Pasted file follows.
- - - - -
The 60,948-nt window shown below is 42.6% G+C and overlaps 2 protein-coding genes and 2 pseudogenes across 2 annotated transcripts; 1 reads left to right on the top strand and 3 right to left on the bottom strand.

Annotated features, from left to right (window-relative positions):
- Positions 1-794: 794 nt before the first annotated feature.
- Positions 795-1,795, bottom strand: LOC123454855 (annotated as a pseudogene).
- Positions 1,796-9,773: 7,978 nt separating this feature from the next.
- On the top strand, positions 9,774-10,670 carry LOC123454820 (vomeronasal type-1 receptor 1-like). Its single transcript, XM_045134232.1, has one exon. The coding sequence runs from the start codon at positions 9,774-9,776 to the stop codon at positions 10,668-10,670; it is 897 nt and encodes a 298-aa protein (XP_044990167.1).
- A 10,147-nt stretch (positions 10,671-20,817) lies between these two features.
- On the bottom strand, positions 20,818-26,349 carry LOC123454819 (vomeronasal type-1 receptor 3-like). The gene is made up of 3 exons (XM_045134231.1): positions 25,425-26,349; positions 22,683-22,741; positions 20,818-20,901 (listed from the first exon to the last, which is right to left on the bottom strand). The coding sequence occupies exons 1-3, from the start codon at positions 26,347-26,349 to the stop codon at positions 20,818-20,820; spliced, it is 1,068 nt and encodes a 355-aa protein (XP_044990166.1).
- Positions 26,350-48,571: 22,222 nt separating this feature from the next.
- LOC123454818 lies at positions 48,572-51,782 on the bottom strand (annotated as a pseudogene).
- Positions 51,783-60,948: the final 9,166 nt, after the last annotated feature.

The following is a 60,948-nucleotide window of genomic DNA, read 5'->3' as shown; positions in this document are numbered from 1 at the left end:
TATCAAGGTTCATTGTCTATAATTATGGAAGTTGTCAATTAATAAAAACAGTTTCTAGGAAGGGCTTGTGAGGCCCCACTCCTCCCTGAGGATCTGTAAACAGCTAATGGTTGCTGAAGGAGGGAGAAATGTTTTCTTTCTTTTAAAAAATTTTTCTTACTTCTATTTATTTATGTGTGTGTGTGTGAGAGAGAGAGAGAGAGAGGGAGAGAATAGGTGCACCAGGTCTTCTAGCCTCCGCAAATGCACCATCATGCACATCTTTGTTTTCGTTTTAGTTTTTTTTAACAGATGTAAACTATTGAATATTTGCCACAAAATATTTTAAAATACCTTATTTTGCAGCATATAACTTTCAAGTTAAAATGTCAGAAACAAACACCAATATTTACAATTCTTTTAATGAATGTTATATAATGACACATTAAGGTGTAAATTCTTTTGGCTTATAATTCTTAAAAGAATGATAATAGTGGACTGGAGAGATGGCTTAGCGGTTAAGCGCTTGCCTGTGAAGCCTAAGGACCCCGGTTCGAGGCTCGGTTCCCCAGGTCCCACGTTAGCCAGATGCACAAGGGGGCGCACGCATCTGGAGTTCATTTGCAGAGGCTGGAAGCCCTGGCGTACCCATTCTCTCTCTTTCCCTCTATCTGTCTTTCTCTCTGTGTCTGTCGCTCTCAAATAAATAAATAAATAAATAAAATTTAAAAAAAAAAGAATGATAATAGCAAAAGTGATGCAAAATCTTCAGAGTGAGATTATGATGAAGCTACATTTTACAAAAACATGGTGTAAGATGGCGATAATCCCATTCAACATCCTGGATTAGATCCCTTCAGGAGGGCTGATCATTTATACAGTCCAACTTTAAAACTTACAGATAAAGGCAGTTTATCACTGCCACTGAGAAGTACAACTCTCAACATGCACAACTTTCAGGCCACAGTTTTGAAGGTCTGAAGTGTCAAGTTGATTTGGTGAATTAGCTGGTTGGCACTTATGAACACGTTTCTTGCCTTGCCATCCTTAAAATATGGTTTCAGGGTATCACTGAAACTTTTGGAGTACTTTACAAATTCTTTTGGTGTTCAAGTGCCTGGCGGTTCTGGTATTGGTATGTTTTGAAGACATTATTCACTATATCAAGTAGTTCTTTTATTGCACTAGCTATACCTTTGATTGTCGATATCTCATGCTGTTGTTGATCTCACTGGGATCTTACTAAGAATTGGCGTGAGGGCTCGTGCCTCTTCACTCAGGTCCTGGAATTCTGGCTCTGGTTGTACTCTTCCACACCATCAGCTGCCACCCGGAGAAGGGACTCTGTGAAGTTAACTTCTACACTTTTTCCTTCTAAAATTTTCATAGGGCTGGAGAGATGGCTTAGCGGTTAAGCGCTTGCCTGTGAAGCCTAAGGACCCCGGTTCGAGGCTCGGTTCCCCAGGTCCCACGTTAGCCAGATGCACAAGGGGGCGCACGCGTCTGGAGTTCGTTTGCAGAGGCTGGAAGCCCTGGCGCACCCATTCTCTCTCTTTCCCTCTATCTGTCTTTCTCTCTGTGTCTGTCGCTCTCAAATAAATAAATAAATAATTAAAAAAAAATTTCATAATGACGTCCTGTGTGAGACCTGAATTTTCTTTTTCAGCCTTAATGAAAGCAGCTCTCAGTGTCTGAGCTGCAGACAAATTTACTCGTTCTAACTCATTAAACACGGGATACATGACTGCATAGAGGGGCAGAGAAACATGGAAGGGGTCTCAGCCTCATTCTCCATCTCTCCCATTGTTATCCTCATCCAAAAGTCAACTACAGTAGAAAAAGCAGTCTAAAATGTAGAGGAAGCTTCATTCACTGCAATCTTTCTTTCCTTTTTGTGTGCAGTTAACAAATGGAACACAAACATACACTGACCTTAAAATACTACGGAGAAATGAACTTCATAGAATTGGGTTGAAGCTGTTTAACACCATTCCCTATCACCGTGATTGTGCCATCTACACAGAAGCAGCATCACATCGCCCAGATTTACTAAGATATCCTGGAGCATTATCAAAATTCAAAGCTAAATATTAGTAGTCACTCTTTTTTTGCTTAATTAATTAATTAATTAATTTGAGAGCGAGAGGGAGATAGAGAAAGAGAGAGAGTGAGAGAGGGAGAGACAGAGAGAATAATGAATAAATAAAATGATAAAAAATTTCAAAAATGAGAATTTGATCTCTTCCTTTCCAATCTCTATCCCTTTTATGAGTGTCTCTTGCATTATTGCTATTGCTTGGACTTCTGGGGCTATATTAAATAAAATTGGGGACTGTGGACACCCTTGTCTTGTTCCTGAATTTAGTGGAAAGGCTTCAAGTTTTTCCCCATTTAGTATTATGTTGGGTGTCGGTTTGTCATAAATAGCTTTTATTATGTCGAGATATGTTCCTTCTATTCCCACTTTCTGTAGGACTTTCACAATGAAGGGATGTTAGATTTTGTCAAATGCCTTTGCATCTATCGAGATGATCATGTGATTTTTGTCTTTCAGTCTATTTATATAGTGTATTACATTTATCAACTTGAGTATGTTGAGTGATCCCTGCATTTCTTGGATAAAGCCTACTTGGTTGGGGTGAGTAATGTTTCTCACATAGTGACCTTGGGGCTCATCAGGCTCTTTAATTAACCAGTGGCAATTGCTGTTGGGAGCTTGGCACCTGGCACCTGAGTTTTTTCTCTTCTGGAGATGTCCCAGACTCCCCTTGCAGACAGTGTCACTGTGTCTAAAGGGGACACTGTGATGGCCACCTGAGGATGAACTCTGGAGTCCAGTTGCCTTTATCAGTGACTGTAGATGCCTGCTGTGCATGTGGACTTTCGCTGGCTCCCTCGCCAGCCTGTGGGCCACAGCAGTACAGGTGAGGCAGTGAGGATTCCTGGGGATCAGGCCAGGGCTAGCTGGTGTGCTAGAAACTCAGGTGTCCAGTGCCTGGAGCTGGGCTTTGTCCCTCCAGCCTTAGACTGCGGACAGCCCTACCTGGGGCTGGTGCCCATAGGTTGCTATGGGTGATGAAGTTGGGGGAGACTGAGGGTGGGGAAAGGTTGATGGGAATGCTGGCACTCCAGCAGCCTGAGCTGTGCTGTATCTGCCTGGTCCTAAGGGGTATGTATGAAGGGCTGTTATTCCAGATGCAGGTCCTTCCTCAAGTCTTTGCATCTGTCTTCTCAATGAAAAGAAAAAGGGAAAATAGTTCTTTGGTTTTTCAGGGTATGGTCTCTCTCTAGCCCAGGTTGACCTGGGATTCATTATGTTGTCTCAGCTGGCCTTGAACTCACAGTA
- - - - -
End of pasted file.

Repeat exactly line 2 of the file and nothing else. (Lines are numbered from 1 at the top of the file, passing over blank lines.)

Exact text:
Annotated features, from left to right (window-relative positions):